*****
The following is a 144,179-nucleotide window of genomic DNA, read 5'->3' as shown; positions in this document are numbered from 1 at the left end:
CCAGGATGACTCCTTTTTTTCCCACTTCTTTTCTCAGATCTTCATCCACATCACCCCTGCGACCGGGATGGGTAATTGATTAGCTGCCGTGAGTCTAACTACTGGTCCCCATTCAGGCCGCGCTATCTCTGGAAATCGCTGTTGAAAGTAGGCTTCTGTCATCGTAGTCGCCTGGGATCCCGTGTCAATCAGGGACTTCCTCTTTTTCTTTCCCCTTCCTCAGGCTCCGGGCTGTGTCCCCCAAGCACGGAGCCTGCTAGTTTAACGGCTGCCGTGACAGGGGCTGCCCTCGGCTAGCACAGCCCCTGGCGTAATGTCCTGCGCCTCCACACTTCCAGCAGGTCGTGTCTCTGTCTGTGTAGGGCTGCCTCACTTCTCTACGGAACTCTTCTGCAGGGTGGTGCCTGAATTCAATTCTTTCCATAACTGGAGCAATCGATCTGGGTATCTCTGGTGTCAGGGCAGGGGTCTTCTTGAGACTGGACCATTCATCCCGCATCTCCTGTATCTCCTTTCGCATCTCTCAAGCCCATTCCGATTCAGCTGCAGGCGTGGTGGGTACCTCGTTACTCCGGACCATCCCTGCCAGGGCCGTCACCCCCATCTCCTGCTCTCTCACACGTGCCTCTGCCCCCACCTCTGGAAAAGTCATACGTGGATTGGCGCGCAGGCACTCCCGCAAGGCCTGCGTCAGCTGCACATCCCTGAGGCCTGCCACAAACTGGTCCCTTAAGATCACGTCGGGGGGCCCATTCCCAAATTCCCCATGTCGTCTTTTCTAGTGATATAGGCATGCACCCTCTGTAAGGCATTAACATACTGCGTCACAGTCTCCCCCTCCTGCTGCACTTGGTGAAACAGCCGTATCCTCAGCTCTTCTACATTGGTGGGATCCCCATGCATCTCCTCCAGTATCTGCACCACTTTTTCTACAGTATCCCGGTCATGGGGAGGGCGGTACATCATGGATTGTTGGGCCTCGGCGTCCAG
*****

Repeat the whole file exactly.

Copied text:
The following is a 144,179-nucleotide window of genomic DNA, read 5'->3' as shown; positions in this document are numbered from 1 at the left end:
CCAGGATGACTCCTTTTTTTCCCACTTCTTTTCTCAGATCTTCATCCACATCACCCCTGCGACCGGGATGGGTAATTGATTAGCTGCCGTGAGTCTAACTACTGGTCCCCATTCAGGCCGCGCTATCTCTGGAAATCGCTGTTGAAAGTAGGCTTCTGTCATCGTAGTCGCCTGGGATCCCGTGTCAATCAGGGACTTCCTCTTTTTCTTTCCCCTTCCTCAGGCTCCGGGCTGTGTCCCCCAAGCACGGAGCCTGCTAGTTTAACGGCTGCCGTGACAGGGGCTGCCCTCGGCTAGCACAGCCCCTGGCGTAATGTCCTGCGCCTCCACACTTCCAGCAGGTCGTGTCTCTGTCTGTGTAGGGCTGCCTCACTTCTCTACGGAACTCTTCTGCAGGGTGGTGCCTGAATTCAATTCTTTCCATAACTGGAGCAATCGATCTGGGTATCTCTGGTGTCAGGGCAGGGGTCTTCTTGAGACTGGACCATTCATCCCGCATCTCCTGTATCTCCTTTCGCATCTCTCAAGCCCATTCCGATTCAGCTGCAGGCGTGGTGGGTACCTCGTTACTCCGGACCATCCCTGCCAGGGCCGTCACCCCCATCTCCTGCTCTCTCACACGTGCCTCTGCCCCCACCTCTGGAAAAGTCATACGTGGATTGGCGCGCAGGCACTCCCGCAAGGCCTGCGTCAGCTGCACATCCCTGAGGCCTGCCACAAACTGGTCCCTTAAGATCACGTCGGGGGGCCCATTCCCAAATTCCCCATGTCGTCTTTTCTAGTGATATAGGCATGCACCCTCTGTAAGGCATTAACATACTGCGTCACAGTCTCCCCCTCCTGCTGCACTTGGTGAAACAGCCGTATCCTCAGCTCTTCTACATTGGTGGGATCCCCATGCATCTCCTCCAGTATCTGCACCACTTTTTCTACAGTATCCCGGTCATGGGGAGGGCGGTACATCATGGATTGTTGGGCCTCGGCGTCCAG